This blog originates on the banks of the Atchafalaya River, in Louisiana. It proposes to share the things that happen on and by the river as the seasons progress. As the river changes from quiet, warm, slow flow to rises of eighteen feet or more, there are changes in the lives of the birds, fish, amphibians and reptiles that use the river. And the mood of the river changes with the seasons. I propose to note and comment on these things.

My Photo
Location: Butte La Rose, Louisiana, United States

I transitioned a few years ago from a career as a water-pollution control biologist. I want to do this blog to stay in touch with a world outside my everyday surroundings, whatever they may be. I like open-minded company and the discussion of ideas. Photo by Brad Moon.

Friday, July 21, 2006


I’m usually totally impressed with the sunsets we have been getting, but a while back two events presented at the same time: the moon was rising while the sun was setting. The images show the two events happening 180 degrees from each other, simultaneously. It was kind of a two-wow thing.

We spent most of a week at Toledo Bend about mid-month, explaining the lack of postings for that time.

As I posted earlier, the shrimp migration has begun in the Atchafalaya. At first there were only a few but it has been building up every night and continuing last night when you could see hundreds pass on the surface, going upstream to who-knows-where. At Berwick (44 miles below Butte La Rose), the massive shrimp movement is awesome – many thousands passing all night long. I built a trap made out of window screen wire. It would take that to hold them, they are so small. It was placed in the river last night in the path of the migrating juvenile shrimp and they promptly detected it and went around it. You could easily see them do it, like a canoe avoiding a big rock in the current. One thing, I did catch a couple of them and I took them out of the trap and threw them back into the water this morning. When I did, they didn’t instantly submerge like all the other, larger, shrimp do. They stayed on the surface and swam the six feet or so back to the dock. Very different behavior, stored for future reference.

There was a wonderful surprise waiting to happen for me this morning at the river. I was checking one of the shrimp traps and saw movement downriver a little ways. When it happened again I saw it was an otter, a large one, and it was swimming toward the bank about 50 feet below the dock. It came to the water’s edge and proceeded to jump up onto the land and lope up the bank into the cockleburs. It disappeared into the small, but dense, vegetation/woods behind the house. I watched for about 20 minutes more but it didn’t come out. I wonder if it is interested in making a den here. It sure would be welcome from my point of view, but it’s always dangerous for any wild animal to make a den too close to humans (other humans). Whoever shot the big alligator earlier this month would probably do the same to an unwary otter, given the chance. Anyway, it’s always a fine thing to see an otter. My pond-crawfish fishermen tell me another story, not one that shows appreciation for these big, smart weasels. It seems they reach into the open-topped traps and help themselves to the bait and the crawfish, and tunneling into levees is counter to water retention by the ponds. There is probably a lot of exaggeration in the stories about the damage they do, but I have no doubt that they do take advantage of our presenting them with food so easily obtained. Still, I like otters a lot.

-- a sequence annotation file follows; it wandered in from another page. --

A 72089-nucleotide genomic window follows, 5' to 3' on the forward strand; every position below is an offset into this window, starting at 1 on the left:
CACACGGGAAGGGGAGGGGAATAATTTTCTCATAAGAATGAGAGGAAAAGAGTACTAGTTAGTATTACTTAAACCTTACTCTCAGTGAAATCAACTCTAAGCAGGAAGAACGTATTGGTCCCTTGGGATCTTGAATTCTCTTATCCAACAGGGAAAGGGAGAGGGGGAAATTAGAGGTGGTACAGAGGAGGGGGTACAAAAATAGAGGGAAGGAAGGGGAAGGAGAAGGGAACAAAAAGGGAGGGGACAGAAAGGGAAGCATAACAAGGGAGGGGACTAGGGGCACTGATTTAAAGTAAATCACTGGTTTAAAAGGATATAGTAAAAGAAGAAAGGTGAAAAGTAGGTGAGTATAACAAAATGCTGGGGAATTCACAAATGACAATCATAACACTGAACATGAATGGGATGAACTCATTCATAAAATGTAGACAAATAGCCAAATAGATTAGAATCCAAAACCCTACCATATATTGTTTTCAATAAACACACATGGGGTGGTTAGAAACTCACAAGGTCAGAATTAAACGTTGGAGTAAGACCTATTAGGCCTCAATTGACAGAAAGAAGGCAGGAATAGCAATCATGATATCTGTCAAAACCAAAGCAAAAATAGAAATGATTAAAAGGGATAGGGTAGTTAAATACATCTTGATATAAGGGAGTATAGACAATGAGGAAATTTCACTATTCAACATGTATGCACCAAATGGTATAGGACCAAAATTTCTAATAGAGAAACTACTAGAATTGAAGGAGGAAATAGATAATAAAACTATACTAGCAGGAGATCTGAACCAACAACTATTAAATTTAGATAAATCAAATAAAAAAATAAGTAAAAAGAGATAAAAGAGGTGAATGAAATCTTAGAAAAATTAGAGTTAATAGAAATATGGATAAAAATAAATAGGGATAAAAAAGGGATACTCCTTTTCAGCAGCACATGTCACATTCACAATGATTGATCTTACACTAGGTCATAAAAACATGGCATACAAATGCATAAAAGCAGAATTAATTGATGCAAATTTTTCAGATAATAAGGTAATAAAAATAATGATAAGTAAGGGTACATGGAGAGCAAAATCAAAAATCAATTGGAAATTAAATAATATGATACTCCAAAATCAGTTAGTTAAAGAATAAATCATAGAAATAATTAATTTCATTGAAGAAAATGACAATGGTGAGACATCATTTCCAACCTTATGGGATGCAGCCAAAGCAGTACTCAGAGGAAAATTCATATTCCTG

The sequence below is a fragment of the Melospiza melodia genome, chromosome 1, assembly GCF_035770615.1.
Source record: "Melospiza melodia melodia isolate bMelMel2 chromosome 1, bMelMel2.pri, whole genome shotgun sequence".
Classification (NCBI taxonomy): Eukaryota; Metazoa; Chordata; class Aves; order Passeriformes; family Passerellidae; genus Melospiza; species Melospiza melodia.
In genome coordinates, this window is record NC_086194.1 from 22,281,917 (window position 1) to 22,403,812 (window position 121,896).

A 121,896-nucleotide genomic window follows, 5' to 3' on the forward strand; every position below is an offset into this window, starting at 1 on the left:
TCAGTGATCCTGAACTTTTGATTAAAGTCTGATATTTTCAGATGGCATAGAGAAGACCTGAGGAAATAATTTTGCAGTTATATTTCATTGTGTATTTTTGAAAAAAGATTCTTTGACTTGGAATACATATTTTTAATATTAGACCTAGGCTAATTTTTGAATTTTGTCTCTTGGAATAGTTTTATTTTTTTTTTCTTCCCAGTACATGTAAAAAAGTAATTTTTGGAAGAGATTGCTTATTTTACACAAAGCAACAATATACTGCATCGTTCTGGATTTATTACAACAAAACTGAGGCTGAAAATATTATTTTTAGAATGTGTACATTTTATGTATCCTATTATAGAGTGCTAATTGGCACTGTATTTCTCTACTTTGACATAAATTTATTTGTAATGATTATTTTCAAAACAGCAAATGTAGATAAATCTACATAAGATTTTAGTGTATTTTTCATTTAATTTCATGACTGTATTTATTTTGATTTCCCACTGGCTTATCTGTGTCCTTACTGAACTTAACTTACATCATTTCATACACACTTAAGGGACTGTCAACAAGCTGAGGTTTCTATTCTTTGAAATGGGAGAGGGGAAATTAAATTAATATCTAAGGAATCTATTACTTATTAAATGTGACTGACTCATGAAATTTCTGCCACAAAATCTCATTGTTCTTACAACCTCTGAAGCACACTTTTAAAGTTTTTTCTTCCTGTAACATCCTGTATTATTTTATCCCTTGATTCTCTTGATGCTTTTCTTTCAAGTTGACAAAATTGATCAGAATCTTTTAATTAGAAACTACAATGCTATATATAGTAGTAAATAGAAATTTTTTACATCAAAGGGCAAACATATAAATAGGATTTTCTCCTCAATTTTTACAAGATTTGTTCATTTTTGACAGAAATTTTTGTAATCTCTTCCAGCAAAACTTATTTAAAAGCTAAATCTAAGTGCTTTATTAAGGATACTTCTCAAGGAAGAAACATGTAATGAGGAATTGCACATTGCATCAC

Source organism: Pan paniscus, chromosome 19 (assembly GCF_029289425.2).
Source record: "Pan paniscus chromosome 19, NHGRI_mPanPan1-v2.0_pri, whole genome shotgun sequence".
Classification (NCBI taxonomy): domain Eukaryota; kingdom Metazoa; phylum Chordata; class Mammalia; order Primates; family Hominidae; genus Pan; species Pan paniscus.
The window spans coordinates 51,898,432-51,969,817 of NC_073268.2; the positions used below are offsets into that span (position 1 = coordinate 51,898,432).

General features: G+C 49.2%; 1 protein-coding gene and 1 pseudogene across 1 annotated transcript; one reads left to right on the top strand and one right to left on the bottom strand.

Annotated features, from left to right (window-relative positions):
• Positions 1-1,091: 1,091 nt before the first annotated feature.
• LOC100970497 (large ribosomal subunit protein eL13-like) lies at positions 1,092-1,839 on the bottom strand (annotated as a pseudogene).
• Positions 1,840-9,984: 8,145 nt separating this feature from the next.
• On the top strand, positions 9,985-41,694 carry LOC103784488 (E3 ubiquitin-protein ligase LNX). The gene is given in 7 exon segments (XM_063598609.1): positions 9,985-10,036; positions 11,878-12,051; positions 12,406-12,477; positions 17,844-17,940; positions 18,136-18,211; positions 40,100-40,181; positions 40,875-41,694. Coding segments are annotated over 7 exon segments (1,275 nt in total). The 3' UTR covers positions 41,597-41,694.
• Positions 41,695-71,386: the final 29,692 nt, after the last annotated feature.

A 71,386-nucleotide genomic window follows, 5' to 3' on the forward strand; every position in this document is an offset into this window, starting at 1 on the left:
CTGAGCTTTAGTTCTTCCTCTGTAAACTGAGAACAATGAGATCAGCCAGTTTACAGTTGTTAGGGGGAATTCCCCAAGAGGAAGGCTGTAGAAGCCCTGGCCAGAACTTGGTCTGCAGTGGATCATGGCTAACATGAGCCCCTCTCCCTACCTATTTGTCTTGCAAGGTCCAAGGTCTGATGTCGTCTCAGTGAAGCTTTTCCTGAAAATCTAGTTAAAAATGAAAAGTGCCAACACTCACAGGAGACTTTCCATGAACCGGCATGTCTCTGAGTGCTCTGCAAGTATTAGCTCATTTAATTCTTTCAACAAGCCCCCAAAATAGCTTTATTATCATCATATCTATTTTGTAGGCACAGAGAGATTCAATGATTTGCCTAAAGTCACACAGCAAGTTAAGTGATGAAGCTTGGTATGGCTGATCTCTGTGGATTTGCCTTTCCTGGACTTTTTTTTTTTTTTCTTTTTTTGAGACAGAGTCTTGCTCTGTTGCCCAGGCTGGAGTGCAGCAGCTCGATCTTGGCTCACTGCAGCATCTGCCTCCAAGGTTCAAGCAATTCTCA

The cardinals are finished with the nesting and young-raising for this year, or mostly finished anyway. And they look really ratty, just about all of them. There is not one pretty, fully feathered, proud-looking cardinal in the back yard right now – not one of the 40 or so I see every day. The image is taken through a dirty window and that’s not helping to spiff this one up any.

The river is at 2.9 feet on the Butte La Rose gauge, and staying about there for the next five days. The Mississippi has a small rise coming, nothing exciting, but the Ohio is falling hard now, and that predicts even lower water than we have had so far. That’s actually good for the people who are beginning to find sunken boats on river/bayou banks and some of these relicts (the boats, not the people) are being investigated for archaeological significance.

Rise and Shine, Jim


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